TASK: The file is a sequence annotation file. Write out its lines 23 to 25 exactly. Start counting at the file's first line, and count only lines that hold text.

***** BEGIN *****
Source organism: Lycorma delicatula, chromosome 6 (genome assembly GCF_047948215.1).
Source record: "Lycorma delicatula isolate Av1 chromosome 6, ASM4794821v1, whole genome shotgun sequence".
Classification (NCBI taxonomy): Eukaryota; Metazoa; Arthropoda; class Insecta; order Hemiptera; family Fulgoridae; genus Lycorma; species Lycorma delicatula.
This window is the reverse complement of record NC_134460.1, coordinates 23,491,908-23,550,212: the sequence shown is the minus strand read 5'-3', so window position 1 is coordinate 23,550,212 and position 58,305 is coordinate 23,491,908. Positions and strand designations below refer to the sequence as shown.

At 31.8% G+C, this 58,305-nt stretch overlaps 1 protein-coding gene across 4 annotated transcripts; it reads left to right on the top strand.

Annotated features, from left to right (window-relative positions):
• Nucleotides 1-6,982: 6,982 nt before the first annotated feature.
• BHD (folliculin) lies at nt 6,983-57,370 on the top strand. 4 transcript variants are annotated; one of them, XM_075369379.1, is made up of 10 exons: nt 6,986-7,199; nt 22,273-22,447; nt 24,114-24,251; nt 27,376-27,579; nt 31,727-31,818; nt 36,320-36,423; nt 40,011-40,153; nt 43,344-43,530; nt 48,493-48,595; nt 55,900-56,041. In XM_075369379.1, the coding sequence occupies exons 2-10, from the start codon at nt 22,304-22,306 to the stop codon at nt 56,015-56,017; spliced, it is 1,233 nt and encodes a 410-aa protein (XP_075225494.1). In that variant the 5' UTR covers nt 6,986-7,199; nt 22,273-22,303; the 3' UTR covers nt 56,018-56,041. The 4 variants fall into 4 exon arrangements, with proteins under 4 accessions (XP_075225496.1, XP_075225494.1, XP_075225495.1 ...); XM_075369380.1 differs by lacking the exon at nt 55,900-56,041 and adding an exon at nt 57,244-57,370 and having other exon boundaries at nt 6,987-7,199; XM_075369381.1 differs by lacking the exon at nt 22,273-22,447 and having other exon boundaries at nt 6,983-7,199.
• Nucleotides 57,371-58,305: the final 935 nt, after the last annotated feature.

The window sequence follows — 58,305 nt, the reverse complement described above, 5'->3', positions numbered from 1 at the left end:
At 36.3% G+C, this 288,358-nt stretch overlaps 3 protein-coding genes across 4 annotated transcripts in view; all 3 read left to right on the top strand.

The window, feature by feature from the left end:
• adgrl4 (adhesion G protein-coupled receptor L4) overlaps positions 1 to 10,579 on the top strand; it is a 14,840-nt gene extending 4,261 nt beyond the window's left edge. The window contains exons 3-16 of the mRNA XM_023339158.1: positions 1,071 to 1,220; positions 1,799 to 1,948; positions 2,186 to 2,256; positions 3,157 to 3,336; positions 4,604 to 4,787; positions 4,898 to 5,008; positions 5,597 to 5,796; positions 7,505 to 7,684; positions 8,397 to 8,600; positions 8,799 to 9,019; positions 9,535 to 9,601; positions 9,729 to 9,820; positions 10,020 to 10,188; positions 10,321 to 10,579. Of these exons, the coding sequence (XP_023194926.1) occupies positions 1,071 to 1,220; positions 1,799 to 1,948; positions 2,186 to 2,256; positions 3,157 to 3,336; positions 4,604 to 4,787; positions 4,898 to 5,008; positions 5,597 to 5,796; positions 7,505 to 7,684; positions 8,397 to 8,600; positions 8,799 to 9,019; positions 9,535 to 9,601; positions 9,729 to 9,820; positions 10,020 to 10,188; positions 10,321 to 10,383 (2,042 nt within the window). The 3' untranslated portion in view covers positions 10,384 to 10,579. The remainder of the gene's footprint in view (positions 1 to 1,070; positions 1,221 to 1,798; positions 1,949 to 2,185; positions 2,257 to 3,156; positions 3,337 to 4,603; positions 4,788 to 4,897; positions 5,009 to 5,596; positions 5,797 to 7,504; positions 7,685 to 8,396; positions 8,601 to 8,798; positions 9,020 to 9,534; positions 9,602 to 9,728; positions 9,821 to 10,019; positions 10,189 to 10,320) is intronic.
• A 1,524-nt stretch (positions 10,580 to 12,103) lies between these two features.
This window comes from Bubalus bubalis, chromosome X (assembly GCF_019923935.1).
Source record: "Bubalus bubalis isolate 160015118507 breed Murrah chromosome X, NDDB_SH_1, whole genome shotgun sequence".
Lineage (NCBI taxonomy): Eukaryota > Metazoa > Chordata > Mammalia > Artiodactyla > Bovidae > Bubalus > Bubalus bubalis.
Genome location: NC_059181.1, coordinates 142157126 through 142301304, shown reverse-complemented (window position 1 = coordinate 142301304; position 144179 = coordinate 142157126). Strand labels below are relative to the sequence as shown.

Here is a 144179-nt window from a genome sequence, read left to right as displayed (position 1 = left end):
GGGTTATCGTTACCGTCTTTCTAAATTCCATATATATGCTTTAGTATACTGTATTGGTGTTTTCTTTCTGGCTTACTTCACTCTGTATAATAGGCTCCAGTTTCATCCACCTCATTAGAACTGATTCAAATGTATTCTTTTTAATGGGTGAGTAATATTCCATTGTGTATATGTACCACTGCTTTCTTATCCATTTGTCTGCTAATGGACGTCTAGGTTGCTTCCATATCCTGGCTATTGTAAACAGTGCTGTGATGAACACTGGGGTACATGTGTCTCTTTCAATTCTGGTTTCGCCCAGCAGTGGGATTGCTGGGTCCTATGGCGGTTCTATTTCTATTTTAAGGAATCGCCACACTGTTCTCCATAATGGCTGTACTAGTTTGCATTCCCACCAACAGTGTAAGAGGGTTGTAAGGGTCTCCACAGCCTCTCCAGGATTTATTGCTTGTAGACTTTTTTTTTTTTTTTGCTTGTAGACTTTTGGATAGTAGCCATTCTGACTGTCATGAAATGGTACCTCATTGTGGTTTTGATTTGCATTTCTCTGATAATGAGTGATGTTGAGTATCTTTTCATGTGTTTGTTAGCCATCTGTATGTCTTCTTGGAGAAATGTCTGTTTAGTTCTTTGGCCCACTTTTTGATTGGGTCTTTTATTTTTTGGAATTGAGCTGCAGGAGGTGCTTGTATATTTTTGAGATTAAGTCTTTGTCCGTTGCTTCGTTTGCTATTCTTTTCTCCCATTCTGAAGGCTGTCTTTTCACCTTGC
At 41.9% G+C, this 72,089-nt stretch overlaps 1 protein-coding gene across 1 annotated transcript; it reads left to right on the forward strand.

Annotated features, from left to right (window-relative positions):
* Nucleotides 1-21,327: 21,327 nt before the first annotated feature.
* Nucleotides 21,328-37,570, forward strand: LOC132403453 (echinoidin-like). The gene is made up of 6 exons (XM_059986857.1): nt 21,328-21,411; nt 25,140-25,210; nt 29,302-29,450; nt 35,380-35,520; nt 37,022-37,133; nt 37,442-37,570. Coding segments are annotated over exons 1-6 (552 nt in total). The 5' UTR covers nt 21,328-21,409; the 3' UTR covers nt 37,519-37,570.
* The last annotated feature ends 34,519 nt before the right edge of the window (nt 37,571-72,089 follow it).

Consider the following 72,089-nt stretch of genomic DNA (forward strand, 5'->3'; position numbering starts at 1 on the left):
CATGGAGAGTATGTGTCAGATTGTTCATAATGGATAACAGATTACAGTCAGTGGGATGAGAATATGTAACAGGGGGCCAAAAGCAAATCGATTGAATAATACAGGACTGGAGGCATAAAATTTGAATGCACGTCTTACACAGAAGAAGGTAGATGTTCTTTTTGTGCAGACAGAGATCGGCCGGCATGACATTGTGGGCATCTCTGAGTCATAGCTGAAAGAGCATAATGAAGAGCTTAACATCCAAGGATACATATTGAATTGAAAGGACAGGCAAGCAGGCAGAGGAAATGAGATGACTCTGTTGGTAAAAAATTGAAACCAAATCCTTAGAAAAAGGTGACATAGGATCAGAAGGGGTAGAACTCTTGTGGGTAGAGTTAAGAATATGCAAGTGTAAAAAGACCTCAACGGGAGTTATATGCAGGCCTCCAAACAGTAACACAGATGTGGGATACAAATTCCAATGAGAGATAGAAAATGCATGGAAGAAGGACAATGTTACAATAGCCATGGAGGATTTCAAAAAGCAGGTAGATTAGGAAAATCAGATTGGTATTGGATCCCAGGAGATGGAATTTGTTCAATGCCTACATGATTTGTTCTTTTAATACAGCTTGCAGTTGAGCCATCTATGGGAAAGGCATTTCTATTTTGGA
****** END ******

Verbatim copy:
* Nucleotides 1-21,327: 21,327 nt before the first annotated feature.
* Nucleotides 21,328-37,570, forward strand: LOC132403453 (echinoidin-like). The gene is made up of 6 exons (XM_059986857.1): nt 21,328-21,411; nt 25,140-25,210; nt 29,302-29,450; nt 35,380-35,520; nt 37,022-37,133; nt 37,442-37,570. Coding segments are annotated over exons 1-6 (552 nt in total). The 5' UTR covers nt 21,328-21,409; the 3' UTR covers nt 37,519-37,570.
* The last annotated feature ends 34,519 nt before the right edge of the window (nt 37,571-72,089 follow it).